Polk SurroundBar 360˚ DVD Theater

Price: $1,200 At A Glance: DVD-processor console contains all amplification • Single cable connection • Doesn’t accept HD video or lossless audio from Blu-ray

Do You Believe in Magic?

Bar-type speaker systems like the Polk SurroundBar 360˚ are a logical response to the flat-paneling of modern homes. The form factor of a single horizontal speaker makes sense to use below the bottom edge of a flat screen (or perched atop a rear projector). But surround, by its nature, likes to spread itself around the room. And it does so for the same reason that pictures like to be big—to engulf the senses and take the viewer/listener to another place. But how can a single bar speaker spread itself around when it’s confined to a single enclosure? That’s the question Matthew Polk set out to answer with this product.

The SurroundBar 360˚—let’s make it easy on ourselves and call it the 360—answers that question in a fascinating way. Offering even the most basic details about it challenges my powers of description. For example, how do you describe a system that takes a 5.1-channel input, processes it, outputs it through four amplifier channels and eight drivers, and produces something that resembles 5.1-channel surround?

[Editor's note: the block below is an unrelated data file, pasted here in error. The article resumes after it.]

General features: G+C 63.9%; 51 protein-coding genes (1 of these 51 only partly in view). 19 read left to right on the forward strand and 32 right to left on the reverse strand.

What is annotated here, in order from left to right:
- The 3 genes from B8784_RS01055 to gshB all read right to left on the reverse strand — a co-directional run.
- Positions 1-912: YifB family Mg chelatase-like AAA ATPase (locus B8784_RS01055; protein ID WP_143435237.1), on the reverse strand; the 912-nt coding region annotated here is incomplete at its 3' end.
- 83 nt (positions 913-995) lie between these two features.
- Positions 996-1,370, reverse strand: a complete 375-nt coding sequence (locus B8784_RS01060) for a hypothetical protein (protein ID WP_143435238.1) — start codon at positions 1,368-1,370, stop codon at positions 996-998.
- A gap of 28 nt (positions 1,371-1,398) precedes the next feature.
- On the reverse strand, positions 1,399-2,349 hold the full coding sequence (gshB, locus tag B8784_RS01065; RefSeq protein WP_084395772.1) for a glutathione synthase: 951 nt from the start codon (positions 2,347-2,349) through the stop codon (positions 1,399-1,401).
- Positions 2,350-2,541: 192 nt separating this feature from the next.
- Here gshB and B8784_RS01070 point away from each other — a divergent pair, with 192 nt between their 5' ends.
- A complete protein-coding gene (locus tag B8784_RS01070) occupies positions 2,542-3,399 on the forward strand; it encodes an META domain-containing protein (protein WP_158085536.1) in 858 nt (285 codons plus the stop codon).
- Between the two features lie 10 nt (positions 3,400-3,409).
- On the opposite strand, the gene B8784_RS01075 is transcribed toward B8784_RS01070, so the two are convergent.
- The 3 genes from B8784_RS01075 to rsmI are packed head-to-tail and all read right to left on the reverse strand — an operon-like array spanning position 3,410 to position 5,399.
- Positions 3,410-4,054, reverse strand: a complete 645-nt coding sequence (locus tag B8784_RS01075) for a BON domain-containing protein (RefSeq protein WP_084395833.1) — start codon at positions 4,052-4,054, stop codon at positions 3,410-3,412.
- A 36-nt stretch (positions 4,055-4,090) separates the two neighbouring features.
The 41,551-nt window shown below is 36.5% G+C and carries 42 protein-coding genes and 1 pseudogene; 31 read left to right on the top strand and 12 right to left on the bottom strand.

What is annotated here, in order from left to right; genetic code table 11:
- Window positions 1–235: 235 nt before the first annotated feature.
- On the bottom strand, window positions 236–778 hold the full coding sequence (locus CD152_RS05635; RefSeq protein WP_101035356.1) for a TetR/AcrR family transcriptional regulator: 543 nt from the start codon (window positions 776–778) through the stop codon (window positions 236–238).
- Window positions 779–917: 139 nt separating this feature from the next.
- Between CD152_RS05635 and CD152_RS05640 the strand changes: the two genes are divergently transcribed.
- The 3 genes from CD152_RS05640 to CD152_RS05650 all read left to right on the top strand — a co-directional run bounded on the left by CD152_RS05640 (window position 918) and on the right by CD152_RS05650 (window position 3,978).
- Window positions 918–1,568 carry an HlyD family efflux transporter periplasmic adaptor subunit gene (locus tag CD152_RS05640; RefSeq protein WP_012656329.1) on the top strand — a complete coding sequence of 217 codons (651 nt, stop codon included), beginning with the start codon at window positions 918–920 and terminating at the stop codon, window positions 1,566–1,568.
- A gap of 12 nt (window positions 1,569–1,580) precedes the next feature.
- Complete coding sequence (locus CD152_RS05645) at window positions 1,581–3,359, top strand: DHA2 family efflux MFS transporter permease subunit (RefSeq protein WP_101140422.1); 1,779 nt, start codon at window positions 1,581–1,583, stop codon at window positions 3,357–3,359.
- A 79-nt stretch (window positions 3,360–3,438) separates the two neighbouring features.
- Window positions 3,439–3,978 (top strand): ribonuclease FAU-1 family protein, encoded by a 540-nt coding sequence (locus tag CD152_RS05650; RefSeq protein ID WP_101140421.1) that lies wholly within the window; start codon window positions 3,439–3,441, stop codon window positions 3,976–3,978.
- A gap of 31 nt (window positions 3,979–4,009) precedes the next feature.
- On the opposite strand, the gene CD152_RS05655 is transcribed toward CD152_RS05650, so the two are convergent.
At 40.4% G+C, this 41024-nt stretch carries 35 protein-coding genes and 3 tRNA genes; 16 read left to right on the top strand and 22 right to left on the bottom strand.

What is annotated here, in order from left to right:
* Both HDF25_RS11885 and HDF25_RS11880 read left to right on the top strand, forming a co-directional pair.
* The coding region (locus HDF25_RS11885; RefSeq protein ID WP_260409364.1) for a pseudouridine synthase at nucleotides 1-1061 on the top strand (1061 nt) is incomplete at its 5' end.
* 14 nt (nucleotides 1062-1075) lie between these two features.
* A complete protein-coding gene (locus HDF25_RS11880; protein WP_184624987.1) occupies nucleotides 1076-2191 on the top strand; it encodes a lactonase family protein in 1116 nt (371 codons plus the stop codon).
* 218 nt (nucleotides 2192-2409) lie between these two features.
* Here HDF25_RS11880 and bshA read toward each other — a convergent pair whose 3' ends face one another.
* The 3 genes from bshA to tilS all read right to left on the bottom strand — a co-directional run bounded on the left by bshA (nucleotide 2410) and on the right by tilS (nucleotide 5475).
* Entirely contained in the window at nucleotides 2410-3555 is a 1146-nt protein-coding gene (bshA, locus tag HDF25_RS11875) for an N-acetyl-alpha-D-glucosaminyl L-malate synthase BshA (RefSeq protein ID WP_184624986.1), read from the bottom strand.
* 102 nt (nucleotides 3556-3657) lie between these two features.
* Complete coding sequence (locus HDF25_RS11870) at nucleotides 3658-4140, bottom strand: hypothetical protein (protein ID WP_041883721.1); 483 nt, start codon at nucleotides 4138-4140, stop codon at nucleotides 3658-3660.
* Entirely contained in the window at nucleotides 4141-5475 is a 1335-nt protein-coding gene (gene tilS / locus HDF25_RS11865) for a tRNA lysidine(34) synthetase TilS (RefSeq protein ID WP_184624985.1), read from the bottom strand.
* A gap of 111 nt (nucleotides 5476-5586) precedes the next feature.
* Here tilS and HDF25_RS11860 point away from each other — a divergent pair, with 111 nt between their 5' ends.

Part of the answer is that the question is incomplete. It omits the final stage of the process—the psychoacoustic reaction that occurs when the system’s output strikes the ears, infiltrates the brain, and stirs our primordial perceptions and emotions.

Piano Bar
Polk offers three speaker bars. The 42-inch SurroundBar and 51-inch SurroundBar 50 require outboard amps and signal sources of your choosing. At 44.5 inches in width, the 360 actually falls between the sizes of the other two. But the most significant difference is that it’s a complete system with a DVD drive, surround processing, and amplification. Those features are built into what Polk describes as a DVD-processor console. (The company doesn’t use the term DVD-receiver because focus groups incorrectly assumed the bar speaker could be used with any surround receiver.)

The 360 is limited in that it does not accept any high-def video sources or lossless multichannel audio. The built-in disc drive is DVD, not Blu-ray, and the back panel lacks HD-capable video inputs. The highest quality digital audio connections are TosLink and coaxial S/PDIF. That means you’ll have to connect HD source components directly to the HDTV. However, there are S-video and composite video inputs, as well as a full complement of video outputs, including HDMI and component video. To get the best out of the DVD drive, the system includes Faroudja DCDi video processing.